CSExtra – Monday, November 12, 2012
If you would prefer to receive CSExtra in e-mail format, e-mail us at [email protected] with the word SUBSCRIBE in the subject line.
Monday’s CSExtra offers the latest reporting and commentary on space related activities from around the world, including a roundup from the weekend. Great Britain decides on a surprise increase in its contributions to the European Space Agency. China looks to mid-2013 for the launching of its next crew to the Tiangong-1 space station crew as well as a robotic lunar lander. Europe’s impressive hurricane forecasting model draws its accuracy in part from U. S. weather satellites. Increased CO2 in the Earth’s upper atmosphere contributes to the accumulation of manmade space debris, say scientists. NASA’s declining astronaut corps looks to new hires in 2013 from an enthusiastic pool of applicants. The Planetary Society joins those urging U. S. President Obama to endorse ground breaking new human and robotic space missions. NASA’s twin Radiation Storm Belt missions are re-named for the late American physicist James Van Allen. An Ariane 5 rocket orbits European and Brazilian satellites. A look at major space policy related activities scheduled for the coming week.
1. From Aviation Week & Space Technology, Nov. 9: The United Kingdom, in a surprise, announces plans to increase its contributions to the European Space Agency by 25 percent over the next five years. The move is intended to attract high tech jobs and strengthen the UK’s position in the satellite and telecommunications market.
2. From Xinhuanet.com of China, Nov. 10: China aims for a June launching of its next human crew to the Tiangong-1 orbital space lab. The Shenzhou-10 crew will likely include two men and a woman. A 15-day mission is planned.
A. From Spacepolicyonline.com, Nov. 9: The timing of China’s next human mission to the Tiangong-1 space station supports Beijing’s methodical approach to exploration.
B. From China Daily, Nov. 11: Beijing aims for a mid-2013 launching of the Chang’e 3 mission, a lunar lander. China’s Chang’e1 and Change’2 lunar orbital mapping missions were launched in 2007 and 2010.
C. From Space.com, Nov. 9: China’s work with the Shenlong space plane prompts speculation in the United States. The air launched vehicle has some similarities to the U. S. Air Force X-37B.
3. From The Houston Chronicle, Nov. 9: A European forecasting model proved most accurate in predicting Hurricane Sandy’s destructive course. However, the model would lose much of its critical precision without U. S. satellite data, according to Jean-Noel Thepaut, chief of the Data Division of the Research Department at the European Center for Medium-Range Weather Forecasts.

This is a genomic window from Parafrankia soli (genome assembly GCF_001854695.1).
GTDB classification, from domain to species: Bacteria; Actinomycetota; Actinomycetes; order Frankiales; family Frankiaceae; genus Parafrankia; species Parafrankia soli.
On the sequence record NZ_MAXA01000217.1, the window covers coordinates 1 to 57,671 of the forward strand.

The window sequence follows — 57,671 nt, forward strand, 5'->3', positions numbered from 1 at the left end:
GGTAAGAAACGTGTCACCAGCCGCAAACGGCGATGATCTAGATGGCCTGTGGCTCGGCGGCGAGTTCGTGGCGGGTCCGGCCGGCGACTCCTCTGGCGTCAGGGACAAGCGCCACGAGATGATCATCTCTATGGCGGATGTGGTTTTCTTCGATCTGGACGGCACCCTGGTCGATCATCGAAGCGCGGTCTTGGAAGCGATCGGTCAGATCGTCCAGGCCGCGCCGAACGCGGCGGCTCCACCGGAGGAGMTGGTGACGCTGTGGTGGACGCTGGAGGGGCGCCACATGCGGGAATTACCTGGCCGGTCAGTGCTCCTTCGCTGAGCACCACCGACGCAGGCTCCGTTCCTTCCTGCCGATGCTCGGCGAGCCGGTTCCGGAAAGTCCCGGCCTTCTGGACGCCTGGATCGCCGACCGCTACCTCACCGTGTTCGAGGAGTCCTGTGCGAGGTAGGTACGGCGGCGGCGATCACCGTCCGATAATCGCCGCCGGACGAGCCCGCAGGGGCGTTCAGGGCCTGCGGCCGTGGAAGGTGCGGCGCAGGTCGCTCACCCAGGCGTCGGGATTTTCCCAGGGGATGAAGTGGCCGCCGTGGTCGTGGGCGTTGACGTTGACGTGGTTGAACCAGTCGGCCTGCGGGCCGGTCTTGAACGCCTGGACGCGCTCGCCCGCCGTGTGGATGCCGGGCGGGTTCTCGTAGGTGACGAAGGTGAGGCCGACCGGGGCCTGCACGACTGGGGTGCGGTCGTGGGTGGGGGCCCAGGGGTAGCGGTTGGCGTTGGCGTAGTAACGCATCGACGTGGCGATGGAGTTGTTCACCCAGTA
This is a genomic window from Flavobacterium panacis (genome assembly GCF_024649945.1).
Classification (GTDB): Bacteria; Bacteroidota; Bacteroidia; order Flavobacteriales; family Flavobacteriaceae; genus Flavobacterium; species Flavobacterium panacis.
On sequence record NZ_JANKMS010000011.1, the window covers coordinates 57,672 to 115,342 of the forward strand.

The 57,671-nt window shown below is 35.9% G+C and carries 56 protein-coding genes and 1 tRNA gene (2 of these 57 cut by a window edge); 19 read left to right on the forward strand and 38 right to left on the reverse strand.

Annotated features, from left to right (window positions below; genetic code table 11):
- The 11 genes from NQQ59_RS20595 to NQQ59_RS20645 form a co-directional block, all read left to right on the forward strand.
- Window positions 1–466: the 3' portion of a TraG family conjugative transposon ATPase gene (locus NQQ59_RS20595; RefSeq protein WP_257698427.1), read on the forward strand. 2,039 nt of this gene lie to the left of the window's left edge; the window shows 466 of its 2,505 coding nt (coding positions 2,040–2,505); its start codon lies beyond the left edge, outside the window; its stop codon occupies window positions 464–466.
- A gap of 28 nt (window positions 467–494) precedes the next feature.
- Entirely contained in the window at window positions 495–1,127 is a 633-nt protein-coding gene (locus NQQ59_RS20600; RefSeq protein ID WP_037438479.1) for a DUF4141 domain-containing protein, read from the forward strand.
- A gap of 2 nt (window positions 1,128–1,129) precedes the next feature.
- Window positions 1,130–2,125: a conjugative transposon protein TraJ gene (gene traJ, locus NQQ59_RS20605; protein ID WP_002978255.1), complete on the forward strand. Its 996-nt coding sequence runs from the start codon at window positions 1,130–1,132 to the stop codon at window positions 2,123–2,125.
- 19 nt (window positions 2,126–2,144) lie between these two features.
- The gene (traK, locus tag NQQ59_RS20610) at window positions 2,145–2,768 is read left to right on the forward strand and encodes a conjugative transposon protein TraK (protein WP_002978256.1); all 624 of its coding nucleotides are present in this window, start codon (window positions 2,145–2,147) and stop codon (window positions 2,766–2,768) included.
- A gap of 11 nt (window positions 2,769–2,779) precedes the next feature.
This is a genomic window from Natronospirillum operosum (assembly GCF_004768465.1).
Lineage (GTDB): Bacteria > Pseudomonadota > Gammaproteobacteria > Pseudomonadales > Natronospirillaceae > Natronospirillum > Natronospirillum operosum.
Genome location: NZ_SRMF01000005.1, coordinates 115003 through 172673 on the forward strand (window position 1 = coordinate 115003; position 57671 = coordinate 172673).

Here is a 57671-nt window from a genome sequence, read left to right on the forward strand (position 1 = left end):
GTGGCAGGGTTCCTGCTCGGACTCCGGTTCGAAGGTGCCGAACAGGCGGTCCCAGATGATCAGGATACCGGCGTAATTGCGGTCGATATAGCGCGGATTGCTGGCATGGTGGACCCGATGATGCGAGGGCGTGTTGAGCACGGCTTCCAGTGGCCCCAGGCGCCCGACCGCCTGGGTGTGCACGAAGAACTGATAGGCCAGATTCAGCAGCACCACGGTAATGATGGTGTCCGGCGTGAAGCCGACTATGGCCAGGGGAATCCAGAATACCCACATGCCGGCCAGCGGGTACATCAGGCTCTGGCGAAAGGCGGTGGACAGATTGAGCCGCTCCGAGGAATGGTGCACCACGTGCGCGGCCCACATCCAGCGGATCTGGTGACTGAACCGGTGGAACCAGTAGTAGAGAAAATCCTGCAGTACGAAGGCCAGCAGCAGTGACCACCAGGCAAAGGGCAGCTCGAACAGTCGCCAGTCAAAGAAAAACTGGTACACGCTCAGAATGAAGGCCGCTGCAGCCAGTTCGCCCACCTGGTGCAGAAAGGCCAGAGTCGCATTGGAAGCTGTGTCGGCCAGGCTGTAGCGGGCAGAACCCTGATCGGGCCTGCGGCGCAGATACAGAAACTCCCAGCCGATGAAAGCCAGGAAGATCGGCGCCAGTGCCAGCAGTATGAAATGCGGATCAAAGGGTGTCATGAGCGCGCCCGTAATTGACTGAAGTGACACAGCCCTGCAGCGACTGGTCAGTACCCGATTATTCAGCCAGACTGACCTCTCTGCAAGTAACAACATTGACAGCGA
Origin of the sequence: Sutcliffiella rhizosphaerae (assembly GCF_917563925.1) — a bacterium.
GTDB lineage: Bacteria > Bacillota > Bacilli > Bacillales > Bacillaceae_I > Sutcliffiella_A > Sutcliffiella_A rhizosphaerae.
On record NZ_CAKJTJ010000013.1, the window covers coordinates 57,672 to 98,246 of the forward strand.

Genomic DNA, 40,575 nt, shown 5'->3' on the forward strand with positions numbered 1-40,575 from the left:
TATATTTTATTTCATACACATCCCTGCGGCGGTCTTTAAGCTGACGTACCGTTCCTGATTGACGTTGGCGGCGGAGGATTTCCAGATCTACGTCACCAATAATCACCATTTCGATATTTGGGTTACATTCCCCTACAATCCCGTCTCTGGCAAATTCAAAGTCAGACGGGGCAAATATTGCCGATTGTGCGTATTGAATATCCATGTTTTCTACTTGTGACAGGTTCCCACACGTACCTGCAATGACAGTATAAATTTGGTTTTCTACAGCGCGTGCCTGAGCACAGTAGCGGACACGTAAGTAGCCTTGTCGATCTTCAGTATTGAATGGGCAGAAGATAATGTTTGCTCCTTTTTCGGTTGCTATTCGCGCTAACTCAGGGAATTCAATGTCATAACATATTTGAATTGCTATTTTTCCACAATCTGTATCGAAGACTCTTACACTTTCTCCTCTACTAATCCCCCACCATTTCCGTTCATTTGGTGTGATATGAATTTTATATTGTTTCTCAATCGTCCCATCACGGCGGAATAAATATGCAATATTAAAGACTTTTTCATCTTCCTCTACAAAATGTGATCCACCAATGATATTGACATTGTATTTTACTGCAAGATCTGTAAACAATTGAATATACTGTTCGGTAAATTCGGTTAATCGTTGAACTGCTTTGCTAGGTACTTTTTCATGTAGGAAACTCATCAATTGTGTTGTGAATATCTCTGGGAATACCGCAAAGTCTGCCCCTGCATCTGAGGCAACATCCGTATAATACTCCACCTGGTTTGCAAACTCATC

4. From Discovery.com, Nov. 11: Accumulations of carbon dioxide in the Earth’s upper atmosphere contribute to accumulations of space debris in worrisome orbits, according to a new study published in Nature Geoscience. The CO2 accumulations cool and contract the atmosphere at high altitudes.
5. From USA Today, Nov. 9: NASA’s astronaut corps drops to 52 personnel a year after the shuttle’s retirement, approximately a third of its peak in 2000. The agency plans to hire about 15 candidates next spring from a collection of nearly 6,400 applicants — an indication that interest in the profession remains high.
6. From Space Politics.com, Nov. 9: The Planetary Society urges President Obama to pursue ground breaking human and robotic space missions. In 2014, the administration should restore NASA’s planetary science program budget to $1.5 billion. Spending in the proposed 2013 U. S. budget was cut from $1.5 billion to $1.2 billion.
7. From Spaceflightnow.com, Nov. 9: NASA renames the twin Radiation Storm Belt satellites it launched in August for James Van Allen, the scientist for whom the Earth’s Van Allen radiation belts are named.
8. From NASAspaceflight.com, Nov. 10: An Ariane 5 rocket successfully launches European and Brazilian satellites from French Guiana on Saturday.
9. From Spacepolicyonline.com: A look at major space policy activities scheduled for the week ahead. The House and Senate return for post election business, which includes addressing the “fiscal cliff” and an extension of commercial launch indemnification.
Brought to you by the Coalition for Space Exploration, CSExtra is a daily compilation of space industry news selected from hundreds of online media resources. The Coalition is not the author or reporter of any of the stories appearing in CSExtra and does not control and is not responsible for the content of any of these stories. The content available through CSExtra contains links to other websites and domains which are wholly independent of the Coalition, and the Coalition makes no representation or warranty as to the accuracy, completeness or authenticity of the information contained in any such site or domain and does not pre-screen or approve any content. The Coalition does not endorse or receive any type of compensation from the included media outlets and is not responsible or liable in any way for any content of CSExtra or for any loss, damage or injury incurred as a result of any content appearing in CSExtra. For information on the Coalition, visit www.spacecoalition.com or contact us via e-mail at [email protected].